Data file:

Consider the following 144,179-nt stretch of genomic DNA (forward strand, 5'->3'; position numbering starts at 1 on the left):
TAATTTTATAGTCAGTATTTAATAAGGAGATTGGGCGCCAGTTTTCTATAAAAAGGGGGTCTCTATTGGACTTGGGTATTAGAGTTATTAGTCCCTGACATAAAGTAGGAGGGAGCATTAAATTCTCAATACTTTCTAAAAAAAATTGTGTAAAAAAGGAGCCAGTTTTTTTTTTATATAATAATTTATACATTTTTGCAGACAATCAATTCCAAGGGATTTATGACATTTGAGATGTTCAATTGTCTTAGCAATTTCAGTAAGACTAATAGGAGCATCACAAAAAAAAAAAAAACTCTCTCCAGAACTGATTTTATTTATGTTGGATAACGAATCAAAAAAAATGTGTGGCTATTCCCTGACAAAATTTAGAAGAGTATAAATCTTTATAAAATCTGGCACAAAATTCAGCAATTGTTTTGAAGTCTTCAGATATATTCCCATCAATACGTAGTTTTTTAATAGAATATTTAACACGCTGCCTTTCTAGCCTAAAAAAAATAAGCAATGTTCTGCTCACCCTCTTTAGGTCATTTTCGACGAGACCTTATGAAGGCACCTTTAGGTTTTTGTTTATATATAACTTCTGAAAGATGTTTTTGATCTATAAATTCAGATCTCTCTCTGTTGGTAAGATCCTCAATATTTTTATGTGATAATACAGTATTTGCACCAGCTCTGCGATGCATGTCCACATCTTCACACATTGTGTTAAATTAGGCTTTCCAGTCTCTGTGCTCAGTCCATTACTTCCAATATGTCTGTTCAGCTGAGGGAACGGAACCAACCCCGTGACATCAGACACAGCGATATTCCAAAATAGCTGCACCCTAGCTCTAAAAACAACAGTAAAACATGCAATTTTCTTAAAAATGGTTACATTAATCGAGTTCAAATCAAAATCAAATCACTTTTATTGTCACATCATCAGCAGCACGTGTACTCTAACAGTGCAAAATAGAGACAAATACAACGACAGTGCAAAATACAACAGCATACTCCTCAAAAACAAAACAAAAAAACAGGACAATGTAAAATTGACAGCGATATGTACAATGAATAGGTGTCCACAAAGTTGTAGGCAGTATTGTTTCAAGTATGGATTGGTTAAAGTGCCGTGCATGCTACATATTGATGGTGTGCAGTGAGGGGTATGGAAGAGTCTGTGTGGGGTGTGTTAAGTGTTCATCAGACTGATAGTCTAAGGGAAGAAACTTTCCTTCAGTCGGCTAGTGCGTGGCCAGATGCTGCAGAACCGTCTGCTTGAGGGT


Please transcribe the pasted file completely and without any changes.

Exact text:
Consider the following 144,179-nt stretch of genomic DNA (forward strand, 5'->3'; position numbering starts at 1 on the left):
TAATTTTATAGTCAGTATTTAATAAGGAGATTGGGCGCCAGTTTTCTATAAAAAGGGGGTCTCTATTGGACTTGGGTATTAGAGTTATTAGTCCCTGACATAAAGTAGGAGGGAGCATTAAATTCTCAATACTTTCTAAAAAAAATTGTGTAAAAAAGGAGCCAGTTTTTTTTTTATATAATAATTTATACATTTTTGCAGACAATCAATTCCAAGGGATTTATGACATTTGAGATGTTCAATTGTCTTAGCAATTTCAGTAAGACTAATAGGAGCATCACAAAAAAAAAAAAAACTCTCTCCAGAACTGATTTTATTTATGTTGGATAACGAATCAAAAAAAATGTGTGGCTATTCCCTGACAAAATTTAGAAGAGTATAAATCTTTATAAAATCTGGCACAAAATTCAGCAATTGTTTTGAAGTCTTCAGATATATTCCCATCAATACGTAGTTTTTTAATAGAATATTTAACACGCTGCCTTTCTAGCCTAAAAAAAATAAGCAATGTTCTGCTCACCCTCTTTAGGTCATTTTCGACGAGACCTTATGAAGGCACCTTTAGGTTTTTGTTTATATATAACTTCTGAAAGATGTTTTTGATCTATAAATTCAGATCTCTCTCTGTTGGTAAGATCCTCAATATTTTTATGTGATAATACAGTATTTGCACCAGCTCTGCGATGCATGTCCACATCTTCACACATTGTGTTAAATTAGGCTTTCCAGTCTCTGTGCTCAGTCCATTACTTCCAATATGTCTGTTCAGCTGAGGGAACGGAACCAACCCCGTGACATCAGACACAGCGATATTCCAAAATAGCTGCACCCTAGCTCTAAAAACAACAGTAAAACATGCAATTTTCTTAAAAATGGTTACATTAATCGAGTTCAAATCAAAATCAAATCACTTTTATTGTCACATCATCAGCAGCACGTGTACTCTAACAGTGCAAAATAGAGACAAATACAACGACAGTGCAAAATACAACAGCATACTCCTCAAAAACAAAACAAAAAAACAGGACAATGTAAAATTGACAGCGATATGTACAATGAATAGGTGTCCACAAAGTTGTAGGCAGTATTGTTTCAAGTATGGATTGGTTAAAGTGCCGTGCATGCTACATATTGATGGTGTGCAGTGAGGGGTATGGAAGAGTCTGTGTGGGGTGTGTTAAGTGTTCATCAGACTGATAGTCTAAGGGAAGAAACTTTCCTTCAGTCGGCTAGTGCGTGGCCAGATGCTGCAGAACCGTCTGCTTGAGGGT